Does that mean that if we are faithful in the little things—that is, money—we shall be trusted with great things—that is, heaven? Oh, no! Jesus did not say, “He that is faithful in little will be faithful in much.” He did say, “He that is faithful in little is faithful in much.”
Who is it that is faithful in the little thing of money? It is the man who is faithful in the much, the relationship with Christ. The little is the mammon of unrighteousness; the much is our relationship to God: love to the Lord and to the things of the Spirit. The man who is right with God will be right with money, and that is the whole principle of stewardship. A man in tune with God all the time is in touch with people and their need through every channel of his life, which is absolutely open for the Holy Spirit to use. He that is faithful in the little things of money is so because he is faithful in the big thing of his relationship with the Lord Jesus. Watch a man spending what he cannot afford, giving what he would dearly like to hold for himself, perhaps things that he really needs. The reason is that his heart has been enlarged in the presence of Christ. Because he is right with God and in tune with Jesus he is holding nothing back, because nothing that he has is his own.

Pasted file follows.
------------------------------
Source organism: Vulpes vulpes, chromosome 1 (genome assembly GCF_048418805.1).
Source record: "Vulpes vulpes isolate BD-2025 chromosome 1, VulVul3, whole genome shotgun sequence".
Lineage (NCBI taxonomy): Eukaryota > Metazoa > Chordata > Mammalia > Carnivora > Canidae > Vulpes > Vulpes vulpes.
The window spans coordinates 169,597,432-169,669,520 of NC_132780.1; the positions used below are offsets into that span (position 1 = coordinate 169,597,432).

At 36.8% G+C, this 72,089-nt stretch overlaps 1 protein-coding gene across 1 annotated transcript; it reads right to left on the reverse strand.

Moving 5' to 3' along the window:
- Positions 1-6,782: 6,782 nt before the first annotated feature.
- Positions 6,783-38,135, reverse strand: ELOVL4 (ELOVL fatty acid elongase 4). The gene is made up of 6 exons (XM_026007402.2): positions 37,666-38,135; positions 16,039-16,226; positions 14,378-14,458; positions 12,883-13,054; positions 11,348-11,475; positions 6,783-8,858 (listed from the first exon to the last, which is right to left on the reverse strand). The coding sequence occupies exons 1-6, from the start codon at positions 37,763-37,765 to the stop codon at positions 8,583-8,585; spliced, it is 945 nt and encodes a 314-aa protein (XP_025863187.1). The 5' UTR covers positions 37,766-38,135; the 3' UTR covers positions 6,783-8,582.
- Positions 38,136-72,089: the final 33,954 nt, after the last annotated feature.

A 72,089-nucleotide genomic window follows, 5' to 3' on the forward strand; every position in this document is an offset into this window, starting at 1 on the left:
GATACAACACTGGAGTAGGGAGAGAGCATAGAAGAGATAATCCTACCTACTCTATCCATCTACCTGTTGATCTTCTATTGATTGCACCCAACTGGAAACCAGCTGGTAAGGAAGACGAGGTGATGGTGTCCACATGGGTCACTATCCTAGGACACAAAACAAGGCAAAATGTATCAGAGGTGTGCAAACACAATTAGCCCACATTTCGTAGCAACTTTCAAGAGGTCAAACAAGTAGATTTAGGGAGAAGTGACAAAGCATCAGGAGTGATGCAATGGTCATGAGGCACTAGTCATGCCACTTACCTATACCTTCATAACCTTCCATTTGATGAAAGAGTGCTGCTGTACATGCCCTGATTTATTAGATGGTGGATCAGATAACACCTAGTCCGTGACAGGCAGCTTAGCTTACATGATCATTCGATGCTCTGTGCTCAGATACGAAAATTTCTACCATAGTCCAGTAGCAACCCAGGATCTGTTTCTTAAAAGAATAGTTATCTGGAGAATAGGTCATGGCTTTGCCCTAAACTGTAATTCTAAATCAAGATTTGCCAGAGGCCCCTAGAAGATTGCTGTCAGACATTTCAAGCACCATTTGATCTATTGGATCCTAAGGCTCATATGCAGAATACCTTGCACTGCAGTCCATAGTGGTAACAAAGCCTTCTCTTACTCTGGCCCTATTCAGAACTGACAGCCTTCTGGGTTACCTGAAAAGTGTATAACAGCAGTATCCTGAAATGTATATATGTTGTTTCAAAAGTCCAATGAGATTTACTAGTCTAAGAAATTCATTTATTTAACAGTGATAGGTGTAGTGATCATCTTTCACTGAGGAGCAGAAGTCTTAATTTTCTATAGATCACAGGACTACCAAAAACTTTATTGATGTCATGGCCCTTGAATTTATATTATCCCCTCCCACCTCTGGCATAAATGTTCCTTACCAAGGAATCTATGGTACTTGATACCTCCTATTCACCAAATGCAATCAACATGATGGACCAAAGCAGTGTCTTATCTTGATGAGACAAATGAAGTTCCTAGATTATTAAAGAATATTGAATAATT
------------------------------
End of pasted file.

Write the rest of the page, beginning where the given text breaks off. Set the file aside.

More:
Notice how solemnly the Lord Jesus enforces this principle, “If, therefore, ye have not been faithful in the unrighteous mammon, who will commit to your trust true riches?” (verses 11 and 12). In other words, to paraphrase, if we do not make the right use of material things, how can we expect God to trust us with spiritual grace? Not that faithfulness in the use of money means you merit favor with God, but the very fact that you are unfaithful in the use of money, and careless in the way you spend it reveals that you are absolutely destitute of the grace of God. I believe that God holds His grace away from covetous people for that very reason. A man who holds his goods lightly is unfaithful in dealing with God, unfaithful in his stewardship,…in his giving, miserly in what he does for the work of God, and though he professes to be a Christian he is absolutely bereft of a present day experience of God’s grace and His wonderful, loving and keeping power.